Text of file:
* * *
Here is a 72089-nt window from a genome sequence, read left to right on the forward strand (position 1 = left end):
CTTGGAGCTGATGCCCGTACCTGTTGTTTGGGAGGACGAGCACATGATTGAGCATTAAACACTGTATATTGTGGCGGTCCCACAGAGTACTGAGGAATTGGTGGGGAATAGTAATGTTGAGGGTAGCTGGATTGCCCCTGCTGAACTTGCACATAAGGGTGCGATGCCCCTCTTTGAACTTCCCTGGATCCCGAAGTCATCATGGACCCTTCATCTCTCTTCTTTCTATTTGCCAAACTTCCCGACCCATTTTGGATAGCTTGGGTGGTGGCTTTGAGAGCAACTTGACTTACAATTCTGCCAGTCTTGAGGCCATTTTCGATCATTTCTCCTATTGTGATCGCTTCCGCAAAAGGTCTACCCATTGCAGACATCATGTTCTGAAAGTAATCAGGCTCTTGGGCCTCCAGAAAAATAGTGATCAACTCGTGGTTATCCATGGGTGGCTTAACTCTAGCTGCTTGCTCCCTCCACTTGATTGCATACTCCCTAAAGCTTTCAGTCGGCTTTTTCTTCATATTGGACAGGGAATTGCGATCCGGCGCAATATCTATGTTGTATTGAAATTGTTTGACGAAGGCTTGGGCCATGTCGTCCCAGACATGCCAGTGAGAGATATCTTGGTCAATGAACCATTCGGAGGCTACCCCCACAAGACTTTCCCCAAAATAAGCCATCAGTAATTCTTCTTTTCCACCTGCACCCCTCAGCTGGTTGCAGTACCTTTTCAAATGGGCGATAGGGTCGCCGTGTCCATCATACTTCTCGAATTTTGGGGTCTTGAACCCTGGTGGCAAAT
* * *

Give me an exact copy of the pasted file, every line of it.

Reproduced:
Here is a 72089-nt window from a genome sequence, read left to right on the forward strand (position 1 = left end):
CTTGGAGCTGATGCCCGTACCTGTTGTTTGGGAGGACGAGCACATGATTGAGCATTAAACACTGTATATTGTGGCGGTCCCACAGAGTACTGAGGAATTGGTGGGGAATAGTAATGTTGAGGGTAGCTGGATTGCCCCTGCTGAACTTGCACATAAGGGTGCGATGCCCCTCTTTGAACTTCCCTGGATCCCGAAGTCATCATGGACCCTTCATCTCTCTTCTTTCTATTTGCCAAACTTCCCGACCCATTTTGGATAGCTTGGGTGGTGGCTTTGAGAGCAACTTGACTTACAATTCTGCCAGTCTTGAGGCCATTTTCGATCATTTCTCCTATTGTGATCGCTTCCGCAAAAGGTCTACCCATTGCAGACATCATGTTCTGAAAGTAATCAGGCTCTTGGGCCTCCAGAAAAATAGTGATCAACTCGTGGTTATCCATGGGTGGCTTAACTCTAGCTGCTTGCTCCCTCCACTTGATTGCATACTCCCTAAAGCTTTCAGTCGGCTTTTTCTTCATATTGGACAGGGAATTGCGATCCGGCGCAATATCTATGTTGTATTGAAATTGTTTGACGAAGGCTTGGGCCATGTCGTCCCAGACATGCCAGTGAGAGATATCTTGGTCAATGAACCATTCGGAGGCTACCCCCACAAGACTTTCCCCAAAATAAGCCATCAGTAATTCTTCTTTTCCACCTGCACCCCTCAGCTGGTTGCAGTACCTTTTCAAATGGGCGATAGGGTCGCCGTGTCCATCATACTTCTCGAATTTTGGGGTCTTGAACCCTGGTGGCAAAT